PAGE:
Q: Determining whether there is a connection between atherosclerosis and the accumulation of beta-amyloid plaque in the brain seems like a difficult task in research. How did the investigators go about their study and how many elderly persons participated in this observational study?

A: This study involved 81 participants over the age of 83 who had no signs of dementia. The researchers used PET scans, which produce three-dimensional images, and examined the brain images for deposits of a substance that is associated with dementia - called beta-amyloid (Aβ) plaques. Scans were performed twice, two years apart. At the time of the second PET scan, the researchers also examined blood vessels that carry oxygenated blood away from the heart (arteries) to determine their stiffness. The investigators found that 48% of the individuals studied had Aβ plaques at the start of the study, and this increased to 75% after two years. They also found the stiffness of certain arteries was significantly higher in those who were Aβ positive. Increased stiffness of certain larger arteries corresponded with increased Aβ deposits observed in the scans. The researchers did not find a link between the brain deposits and age, sex, body mass index or use of blood pressure medication. They did, however, find a relationship both with a history of cardiovascular disease and the presence of a type of gene named ApoE4.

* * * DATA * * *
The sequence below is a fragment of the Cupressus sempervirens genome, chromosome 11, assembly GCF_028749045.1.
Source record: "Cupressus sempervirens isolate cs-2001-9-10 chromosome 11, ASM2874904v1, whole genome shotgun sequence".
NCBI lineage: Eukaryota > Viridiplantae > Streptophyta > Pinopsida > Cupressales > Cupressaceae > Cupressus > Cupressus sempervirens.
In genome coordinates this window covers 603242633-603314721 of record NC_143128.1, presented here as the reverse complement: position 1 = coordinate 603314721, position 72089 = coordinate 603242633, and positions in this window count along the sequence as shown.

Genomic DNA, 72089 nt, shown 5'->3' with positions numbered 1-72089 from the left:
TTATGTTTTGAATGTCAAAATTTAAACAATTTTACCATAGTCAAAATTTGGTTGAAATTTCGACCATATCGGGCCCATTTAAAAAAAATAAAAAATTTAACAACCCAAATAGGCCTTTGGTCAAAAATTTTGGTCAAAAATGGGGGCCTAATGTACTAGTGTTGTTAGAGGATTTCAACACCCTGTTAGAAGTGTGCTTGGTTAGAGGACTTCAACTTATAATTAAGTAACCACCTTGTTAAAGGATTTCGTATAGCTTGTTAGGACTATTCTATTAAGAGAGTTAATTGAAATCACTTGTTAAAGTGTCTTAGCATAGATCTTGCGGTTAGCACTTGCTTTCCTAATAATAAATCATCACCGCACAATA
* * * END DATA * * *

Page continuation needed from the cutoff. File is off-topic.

Reference: Arterial Stiffness and β-Amyloid Progression in Nondemented Elderly Adults, JAMA Neurology, March 31, 2014.

Q: Research on the link between cardiovascular disease and dementia is in the beginning stages. What types of investigations are needed to gain a better understanding of this emerging link?

A: This study is small and should be confirmed in a large trial in which patients are followed for a number of years to see if they develop clinical evidence of dementia. If the results are consistent, perhaps the focus should move to examining the cause and how best to prevent the arterial stiffness that may be related to the beta-amyloid deposits. For many years, the emphasis has been on battling the beta amyloid plaques themselves. Recent studies have shown disappointing results from two drugs that inhibit beta amyloid formation. These results have prompted researchers to consider whether the deposits are a marker rather than a cause of dementia. As there appears to be an association between a history of arterial stiffness and beta amyloid, an extremely important question is whether taking action to prevent cardiovascular disease would, in fact, prevent dementia.